Current State of Affairs
SBG was on top of the world last year, recording a total gain on investments to the tune of ¥7.53 trillion (~US$57.5B), with around 84% of it coming from the Vision Funds. The pandemic accelerated many of the trends that SBG was betting on, such as online education, food delivery, e-commerce etc. But now, the tables have turned; the group posted a record loss on investments of ¥3.43 trillion (~US$26.2B), with the Vision Funds contributing to 109% of the losses (gain on investments in other segments such as Latin America Funds and Investment Business of Holding Companies softened the blow). In terms of segment-wise income before income tax, the Vision Funds posted a loss of ¥2.64 trillion (~US$20.2B), down ¥6.67 trillion (~US$51B) from the previous fiscal. SBG’s shares have lost around 29% of their value in the past year.
China’s tech crackdown and its ban on profitmaking in the education sector have severely affected SoftBank’s portfolio. The value of SoftBank’s stake in Alibaba has fallen by 67%, from US$208 billion in Nov 2020 to US$69 billion in Mar 2022. Chinese ride-hailing app Didi’s shares fell by 44% on Mar 11, 2022, after news broke out that it had suspended its planned Hong Kong listing. Its shares had already dropped by around 76% from its IPO price before the plunge. SBG’s bets in the US have also not worked out well. Coupang, the South Korean e-commerce company listed on the NYSE, has lost 70% of its value since its IPO. SBG has also marked down the value of some of its private sector investments in sectors such as transportation, fintech, and consumer.
Son has stated that his conglomerate will take a defensive position and slow down investments. He also stated that the group will not stop investing in China but will invest in smaller amounts. Son is pinning his hopes on listing the group’s crown jewel, Arm, on Nasdaq following the collapse of the sale to chipmaker Nvidia due to regulatory pushback.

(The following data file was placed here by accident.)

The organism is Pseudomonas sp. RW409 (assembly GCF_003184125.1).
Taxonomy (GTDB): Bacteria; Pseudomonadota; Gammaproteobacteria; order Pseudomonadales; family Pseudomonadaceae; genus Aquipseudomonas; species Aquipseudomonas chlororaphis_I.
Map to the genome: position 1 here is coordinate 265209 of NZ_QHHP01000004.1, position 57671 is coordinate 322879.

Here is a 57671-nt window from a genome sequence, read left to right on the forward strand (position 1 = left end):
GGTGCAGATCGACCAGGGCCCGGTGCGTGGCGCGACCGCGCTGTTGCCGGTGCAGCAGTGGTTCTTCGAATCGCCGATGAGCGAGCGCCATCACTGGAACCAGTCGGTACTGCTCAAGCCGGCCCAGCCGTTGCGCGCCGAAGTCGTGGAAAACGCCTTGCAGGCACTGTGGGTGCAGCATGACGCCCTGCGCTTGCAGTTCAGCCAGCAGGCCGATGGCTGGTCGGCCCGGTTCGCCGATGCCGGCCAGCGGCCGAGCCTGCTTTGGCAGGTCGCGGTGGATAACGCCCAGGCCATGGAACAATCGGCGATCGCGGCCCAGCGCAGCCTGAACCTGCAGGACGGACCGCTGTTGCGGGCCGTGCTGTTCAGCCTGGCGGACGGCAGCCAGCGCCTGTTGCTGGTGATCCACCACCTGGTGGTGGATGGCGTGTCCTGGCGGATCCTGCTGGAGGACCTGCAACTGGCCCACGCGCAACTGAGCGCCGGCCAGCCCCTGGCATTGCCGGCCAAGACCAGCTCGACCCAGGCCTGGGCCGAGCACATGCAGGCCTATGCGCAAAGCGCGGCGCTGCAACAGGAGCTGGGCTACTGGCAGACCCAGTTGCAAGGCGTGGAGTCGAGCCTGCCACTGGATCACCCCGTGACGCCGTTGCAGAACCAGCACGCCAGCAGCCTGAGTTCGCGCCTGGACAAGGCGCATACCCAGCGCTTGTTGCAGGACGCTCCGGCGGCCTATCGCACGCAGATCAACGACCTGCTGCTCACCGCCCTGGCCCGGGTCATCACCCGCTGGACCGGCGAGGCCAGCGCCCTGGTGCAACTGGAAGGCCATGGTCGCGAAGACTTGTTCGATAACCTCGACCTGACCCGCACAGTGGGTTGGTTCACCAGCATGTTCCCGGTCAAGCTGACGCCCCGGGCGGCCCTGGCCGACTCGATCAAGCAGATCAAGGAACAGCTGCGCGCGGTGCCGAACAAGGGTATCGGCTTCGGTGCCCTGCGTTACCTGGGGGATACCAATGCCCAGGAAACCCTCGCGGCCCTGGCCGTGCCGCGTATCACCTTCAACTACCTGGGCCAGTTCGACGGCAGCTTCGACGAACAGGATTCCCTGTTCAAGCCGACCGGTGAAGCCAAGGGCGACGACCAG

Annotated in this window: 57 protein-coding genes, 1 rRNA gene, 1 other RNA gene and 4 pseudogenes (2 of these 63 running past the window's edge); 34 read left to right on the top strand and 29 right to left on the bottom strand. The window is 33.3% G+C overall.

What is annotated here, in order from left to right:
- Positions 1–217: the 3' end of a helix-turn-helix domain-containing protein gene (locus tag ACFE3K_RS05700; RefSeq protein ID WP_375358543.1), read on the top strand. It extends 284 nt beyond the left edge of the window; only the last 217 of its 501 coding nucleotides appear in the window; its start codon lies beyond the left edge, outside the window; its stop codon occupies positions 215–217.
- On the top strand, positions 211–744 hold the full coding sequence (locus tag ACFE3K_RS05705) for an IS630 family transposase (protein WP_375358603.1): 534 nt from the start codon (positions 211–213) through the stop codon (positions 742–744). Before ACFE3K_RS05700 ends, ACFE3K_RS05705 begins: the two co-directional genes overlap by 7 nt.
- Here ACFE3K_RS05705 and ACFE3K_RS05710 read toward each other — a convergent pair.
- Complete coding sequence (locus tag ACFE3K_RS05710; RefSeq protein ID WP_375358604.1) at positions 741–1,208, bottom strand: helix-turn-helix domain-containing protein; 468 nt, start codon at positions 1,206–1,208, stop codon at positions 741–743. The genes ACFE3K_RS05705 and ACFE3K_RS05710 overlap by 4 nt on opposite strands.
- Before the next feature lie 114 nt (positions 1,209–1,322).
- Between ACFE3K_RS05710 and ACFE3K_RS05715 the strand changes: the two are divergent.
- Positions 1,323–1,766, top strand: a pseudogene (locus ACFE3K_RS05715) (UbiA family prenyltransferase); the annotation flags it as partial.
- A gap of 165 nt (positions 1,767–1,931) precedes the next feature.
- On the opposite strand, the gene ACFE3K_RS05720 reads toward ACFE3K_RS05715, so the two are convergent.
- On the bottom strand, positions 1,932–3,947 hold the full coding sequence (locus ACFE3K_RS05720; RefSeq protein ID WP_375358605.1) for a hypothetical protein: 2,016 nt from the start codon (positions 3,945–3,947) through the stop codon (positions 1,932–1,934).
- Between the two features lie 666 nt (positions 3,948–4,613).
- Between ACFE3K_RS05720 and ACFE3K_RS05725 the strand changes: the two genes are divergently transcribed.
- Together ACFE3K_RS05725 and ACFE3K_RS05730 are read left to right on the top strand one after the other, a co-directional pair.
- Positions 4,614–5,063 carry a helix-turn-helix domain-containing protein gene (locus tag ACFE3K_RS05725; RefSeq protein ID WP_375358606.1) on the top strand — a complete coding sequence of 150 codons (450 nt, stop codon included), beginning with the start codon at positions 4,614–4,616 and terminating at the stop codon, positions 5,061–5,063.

Founded in 1990, Arm is in the business of licensing semiconductor intellectual property, which includes the design of energy-efficient microprocessors and related technologies. Its chip blueprints can be found in everything from smartphones to data centres. Son, who was impressed by Arm’s dominant position in the smartphone market, believes Arm’s chips will power the future digital economy. In 2016, SoftBank acquired the UK-based company for an astronomical US$32 billion, Europe’s biggest ever technology deal.
Initially, SoftBank hoped to sell Arm to Nvidia for US$40 billion but later shelved the plan after the FTC (Federal Trade Commission) sued to block the deal. Son now plans to list the company on Nasdaq within Mar 31st, 2023.
Arm’s quarterly FY21 results painted a positive picture of the company. The company raked in US$2.7 billion in revenues, up 35% YoY (year-on-year). More importantly, licensing revenues which serve as an indicator of growth in future royalties, increased by 61% YoY to US$1.13 billion.
Masa has a lot on his plate. The US is technically in a recession, so a successful listing of Arm seems unlikely in the near future. And SoftBank, which is known to take out loans against its equity stake in other companies, will find it increasingly difficult to borrow as stock markets across the globe have been on a downward spiral since Jan this year. Given that Misra was the architect behind the US$100 billion Vision Fund, it’ll be hard to find someone to fill his shoes. Misra’s departure will surely leave a void in SoftBank. While China’s tech crackdown is easing, it’s adamant about continuing its insane zero Covid policy that’s choking its economy. Owing to the Covid-induced lockdowns and the real estate crisis, the IMF downgraded China’s growth to 3.3 per cent this year, the lowest level in more than four decades.
With all that being said, Son has been in this situation before, he has overcome seemingly insurmountable losses, but will he be able to recreate that magic this time?